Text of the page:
Transport Malta’s MSIU issued an investigation report on the equipment failure leading to one fatality and one serious injury of crew onboard the crude oil tanker ‘MT SANAR-8’ in July 2018.
On 31 July 2018, at about 1100, the second engineer observed a condensate / steam leak from the sight glass, fitted right above the atmospheric condenser return line.
He approached one of the engineers and asked him to rectify the leak together with another crew member.
Soon after his safety round, the second engineer noticed the engineer was using a hammer to tighten the sight glass.
At this stage, the sight glass failed, spilling hot condensate and steam into the engine-room.
The two injured crew members were helped to remove their wet clothes. Cold water was also applied to the burns.
Eventually, they were assisted out of the control room and transferred ashore. Nine days after the accident, one of the crew members succumbed to his injuries.
- Two valves on the condensate line after the sight glass were found closed.
- A hammer had actually been used to tighten the sight glass.
- The closing of both valves meant that a part of the system, which included the leaking sight glass, was under pressure.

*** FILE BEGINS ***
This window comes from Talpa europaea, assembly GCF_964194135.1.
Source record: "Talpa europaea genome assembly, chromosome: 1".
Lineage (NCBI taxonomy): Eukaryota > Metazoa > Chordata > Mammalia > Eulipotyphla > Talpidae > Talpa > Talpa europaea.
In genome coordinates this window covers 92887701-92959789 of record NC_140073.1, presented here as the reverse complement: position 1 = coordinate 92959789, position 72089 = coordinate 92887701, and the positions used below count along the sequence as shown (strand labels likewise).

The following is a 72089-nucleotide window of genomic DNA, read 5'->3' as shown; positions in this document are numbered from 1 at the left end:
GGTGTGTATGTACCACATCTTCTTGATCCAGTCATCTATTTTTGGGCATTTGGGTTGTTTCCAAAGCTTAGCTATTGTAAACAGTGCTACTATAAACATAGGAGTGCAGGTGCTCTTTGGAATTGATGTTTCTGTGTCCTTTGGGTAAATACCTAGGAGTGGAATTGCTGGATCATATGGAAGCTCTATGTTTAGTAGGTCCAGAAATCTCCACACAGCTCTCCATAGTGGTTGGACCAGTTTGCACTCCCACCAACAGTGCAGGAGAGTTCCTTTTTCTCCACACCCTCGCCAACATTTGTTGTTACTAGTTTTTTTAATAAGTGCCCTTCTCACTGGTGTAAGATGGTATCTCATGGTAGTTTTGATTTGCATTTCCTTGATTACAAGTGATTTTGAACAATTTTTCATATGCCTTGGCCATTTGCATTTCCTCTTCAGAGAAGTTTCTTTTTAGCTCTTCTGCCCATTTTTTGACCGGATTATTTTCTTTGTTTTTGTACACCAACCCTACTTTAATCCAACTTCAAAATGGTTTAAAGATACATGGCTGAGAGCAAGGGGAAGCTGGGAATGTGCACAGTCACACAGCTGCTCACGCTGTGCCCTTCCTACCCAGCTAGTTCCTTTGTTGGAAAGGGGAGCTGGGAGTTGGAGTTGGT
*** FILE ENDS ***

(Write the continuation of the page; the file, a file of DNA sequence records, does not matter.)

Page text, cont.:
- The status of the valves may have exacerbated the effects of leaking water and steam into the engine-room as soon as the sight glass failed.
- Although the better option would have been the shutdown of the boiler before the commencement of the maintenance work on the sight glass, this option may have been perceived as an excessive action which could not be justified.
- The potential failure of the sight glass had not been anticipated by the crew members (even if cautioned against the use of the hammer) and possibly, the crew members did not analyse what other options could have been available.
- The task must have not been considered complex and technically challenging to necessitate the conventional processes and dynamics which one would expect to find in a typical team performance.
- The crew members involved may have considered the use of a hammer as a necessary risk which had to be accepted, especially if the sight glass still leaked following the hand tightening of the sight glass.
- The protective clothes worn by the crew members did not offer any protection against scalding by hot water.
The Company carried out an internal investigation in accordance with the requirements of the ISM Code. The aim of the internal investigation was to identify long term safety corrective actions.
As a result of the internal investigation, the Company has:
- Included a specific cautionary note in the engine-room training programme on the hazards related to potential residual pressure release from pipes and joints;
- Posted additional warning signs in the engine-room to caution about pressurised systems and pressure relief before repairs and maintenance are carried out.
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